Sometimes people misunderstand when you ask the first time. Sometimes your message is lost in translation. Sometimes your target does not want to answer the question. Sometimes they are lying to you. Sometimes you've asked the question in a way that does not reveal everything you could know. No matter the issue, asking the same question many times often illuminates the truth. The target will eventually understand, rephrase the mistruth into something more accurate, or provide more detailed information. Always remember tip #1 though: do not become antagonistic or interrogate. Simply "check" your understanding and phrase the question repeat as if it's a new question.

For example, to learn more about a distribution network you might ask, "Do you make this product" "Is this product made in Myanmar?" "Where is this made" "How do you get product?" "Who is your distributor?" "Who do you call when you need more product?"

4. Assert something that you know is false, then say, "right?"
Use this tactic when you know that the target would benefit from responding affirmatively to a yes-or-no question. This tip is especially useful in an indirect culture where contradicting someone is uncomfortable. For example, you are meeting with a bamboo basketer. He seems to imply that he produces the baskets from raw material to final product. You know that he is incentivized by price to say, "Yes," if you ask him if he makes the rolls of woven bamboo you see in the corner of his house: it makes him look good and he knows it will make you happy. Therefore, instead you should say, "Oh, I see. So you buy these rolls of woven bamboo from Yangon?" You can often see micro-expression or other reflexive psychological responses if what you've said is false. He may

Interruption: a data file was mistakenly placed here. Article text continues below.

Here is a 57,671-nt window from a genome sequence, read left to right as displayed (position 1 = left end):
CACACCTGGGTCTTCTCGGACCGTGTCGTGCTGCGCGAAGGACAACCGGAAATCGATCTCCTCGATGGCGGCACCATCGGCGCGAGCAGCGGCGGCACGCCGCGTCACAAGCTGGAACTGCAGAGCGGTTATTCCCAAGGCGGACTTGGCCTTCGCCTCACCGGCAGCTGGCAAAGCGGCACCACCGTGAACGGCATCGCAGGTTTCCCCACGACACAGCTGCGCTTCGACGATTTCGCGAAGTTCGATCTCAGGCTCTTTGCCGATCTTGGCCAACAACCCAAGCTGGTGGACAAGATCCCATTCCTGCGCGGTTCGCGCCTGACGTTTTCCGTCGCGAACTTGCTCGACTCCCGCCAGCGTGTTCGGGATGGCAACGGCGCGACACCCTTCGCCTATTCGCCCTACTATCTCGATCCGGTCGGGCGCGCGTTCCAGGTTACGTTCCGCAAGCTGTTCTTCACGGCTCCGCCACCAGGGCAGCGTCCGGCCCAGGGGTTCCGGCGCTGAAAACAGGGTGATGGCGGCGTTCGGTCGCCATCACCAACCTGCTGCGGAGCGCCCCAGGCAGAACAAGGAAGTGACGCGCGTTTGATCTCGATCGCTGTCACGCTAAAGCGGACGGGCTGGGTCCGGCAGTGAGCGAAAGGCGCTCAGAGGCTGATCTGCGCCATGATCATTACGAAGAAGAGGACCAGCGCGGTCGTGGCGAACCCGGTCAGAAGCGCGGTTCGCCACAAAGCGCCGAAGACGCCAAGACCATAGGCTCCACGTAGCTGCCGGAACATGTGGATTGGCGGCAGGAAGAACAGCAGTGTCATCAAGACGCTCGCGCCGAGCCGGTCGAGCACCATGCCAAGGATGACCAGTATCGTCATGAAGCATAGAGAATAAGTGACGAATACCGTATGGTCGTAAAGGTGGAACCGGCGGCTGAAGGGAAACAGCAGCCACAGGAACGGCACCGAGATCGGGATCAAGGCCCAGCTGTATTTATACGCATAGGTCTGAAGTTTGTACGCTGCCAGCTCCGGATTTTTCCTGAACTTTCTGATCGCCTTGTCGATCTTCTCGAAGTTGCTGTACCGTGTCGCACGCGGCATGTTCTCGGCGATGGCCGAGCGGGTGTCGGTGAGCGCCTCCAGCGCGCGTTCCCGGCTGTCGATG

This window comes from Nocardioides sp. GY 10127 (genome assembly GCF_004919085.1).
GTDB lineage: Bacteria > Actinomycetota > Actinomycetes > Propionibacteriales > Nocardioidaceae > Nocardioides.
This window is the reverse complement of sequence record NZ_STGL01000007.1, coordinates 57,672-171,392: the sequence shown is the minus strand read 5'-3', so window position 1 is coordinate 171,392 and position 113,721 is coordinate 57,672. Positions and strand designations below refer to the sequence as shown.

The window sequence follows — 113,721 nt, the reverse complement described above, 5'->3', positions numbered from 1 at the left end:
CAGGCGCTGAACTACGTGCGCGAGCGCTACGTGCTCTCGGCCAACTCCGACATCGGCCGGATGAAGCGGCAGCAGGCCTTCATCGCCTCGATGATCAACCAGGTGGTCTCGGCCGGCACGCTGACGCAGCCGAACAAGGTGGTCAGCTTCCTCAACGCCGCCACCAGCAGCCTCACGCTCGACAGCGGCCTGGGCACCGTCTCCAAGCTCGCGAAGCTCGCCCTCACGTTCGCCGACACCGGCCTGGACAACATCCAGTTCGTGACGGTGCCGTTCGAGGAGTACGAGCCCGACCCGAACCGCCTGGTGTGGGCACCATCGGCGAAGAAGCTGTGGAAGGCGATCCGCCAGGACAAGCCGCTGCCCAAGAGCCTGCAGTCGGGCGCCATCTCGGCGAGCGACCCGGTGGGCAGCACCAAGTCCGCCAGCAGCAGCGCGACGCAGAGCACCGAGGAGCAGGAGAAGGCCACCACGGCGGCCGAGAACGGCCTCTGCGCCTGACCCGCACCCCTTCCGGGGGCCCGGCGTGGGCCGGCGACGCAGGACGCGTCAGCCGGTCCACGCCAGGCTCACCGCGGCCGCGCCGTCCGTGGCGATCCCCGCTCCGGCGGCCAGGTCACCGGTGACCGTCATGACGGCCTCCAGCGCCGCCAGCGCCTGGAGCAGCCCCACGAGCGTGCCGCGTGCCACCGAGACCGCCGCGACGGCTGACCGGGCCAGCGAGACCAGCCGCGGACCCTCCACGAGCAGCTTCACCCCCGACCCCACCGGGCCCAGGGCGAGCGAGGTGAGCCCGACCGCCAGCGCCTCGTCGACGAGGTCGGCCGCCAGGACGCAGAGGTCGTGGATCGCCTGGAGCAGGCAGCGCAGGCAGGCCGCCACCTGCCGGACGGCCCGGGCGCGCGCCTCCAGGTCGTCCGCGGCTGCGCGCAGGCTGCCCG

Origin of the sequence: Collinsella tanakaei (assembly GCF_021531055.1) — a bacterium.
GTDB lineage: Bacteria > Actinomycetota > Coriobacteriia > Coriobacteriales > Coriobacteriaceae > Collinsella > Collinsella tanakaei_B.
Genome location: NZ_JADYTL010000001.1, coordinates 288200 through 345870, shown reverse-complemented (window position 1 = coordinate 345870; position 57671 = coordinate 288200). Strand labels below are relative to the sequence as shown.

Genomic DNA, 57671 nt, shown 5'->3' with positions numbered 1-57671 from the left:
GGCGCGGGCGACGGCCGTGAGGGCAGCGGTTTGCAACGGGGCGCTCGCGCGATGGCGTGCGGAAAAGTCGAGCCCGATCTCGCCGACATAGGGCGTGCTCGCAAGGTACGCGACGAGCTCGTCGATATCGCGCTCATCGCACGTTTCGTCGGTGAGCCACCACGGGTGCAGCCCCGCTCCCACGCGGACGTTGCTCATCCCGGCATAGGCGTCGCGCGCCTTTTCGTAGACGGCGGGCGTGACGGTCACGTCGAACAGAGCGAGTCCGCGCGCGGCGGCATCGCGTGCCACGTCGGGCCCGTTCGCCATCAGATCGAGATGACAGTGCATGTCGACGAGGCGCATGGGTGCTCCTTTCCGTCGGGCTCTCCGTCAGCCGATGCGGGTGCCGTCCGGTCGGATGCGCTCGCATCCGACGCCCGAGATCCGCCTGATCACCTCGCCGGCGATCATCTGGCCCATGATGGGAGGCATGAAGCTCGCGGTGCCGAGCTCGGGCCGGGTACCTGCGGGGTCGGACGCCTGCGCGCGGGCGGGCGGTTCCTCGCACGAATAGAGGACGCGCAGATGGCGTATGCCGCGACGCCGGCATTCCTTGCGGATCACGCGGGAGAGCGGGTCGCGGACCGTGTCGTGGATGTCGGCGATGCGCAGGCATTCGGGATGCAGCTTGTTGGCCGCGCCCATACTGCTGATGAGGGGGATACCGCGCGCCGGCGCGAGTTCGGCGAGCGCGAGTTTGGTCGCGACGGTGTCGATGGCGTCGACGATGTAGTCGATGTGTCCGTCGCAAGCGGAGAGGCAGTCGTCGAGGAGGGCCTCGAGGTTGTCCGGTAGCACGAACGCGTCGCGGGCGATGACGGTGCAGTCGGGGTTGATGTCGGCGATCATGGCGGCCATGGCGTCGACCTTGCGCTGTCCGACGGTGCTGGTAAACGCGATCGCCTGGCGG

even do a half nod before he's heard what you said because he'd really like to confirm anything you say. However, if he has indeed made the bamboo rolls himself, once he's heard your full question, he may quickly say, "Oh no. I make those myself."

You've left him to contradict you in order to assert the truth. You've also set him up to teach you about what he does so that he can prove what he's saying is true. He may talk you through the steps to process raw bamboo into a basket. He may even show you. Use this one in combination with tip #2 and you're golden.

5. Spend time observing people and compare your observations to what you're being told.
Perhaps you are standing near a large building outside a local market. You notice young men going into the building with huge bundles of textiles and some young men coming out with small bundles of textiles. You might assume that this is a distribution center where textile manufacturers bring finished products and market vendors buy small bundles for sale at their stalls. Next you might identify who holds power and ask that person what they know. For example, in a market you might notice that the young men are coming to and from a line of trucks and one person seems to be directing traffic. This person is a great person to talk to for information. He probably knows everything about distribution of textiles in the city.

Now check if everything you've observed matches with what you've heard elsewhere. Did a vendor inside tell you that he or she has different products than everyone else and has an exclusive relationship with his or her supplier? You may need to question the reliability of this information with some of the other tactics on this list.

Author: Lacey Yoder (Best practices shared by entire team.)
Photo: Ann learns to throw pottery on a manual wheel.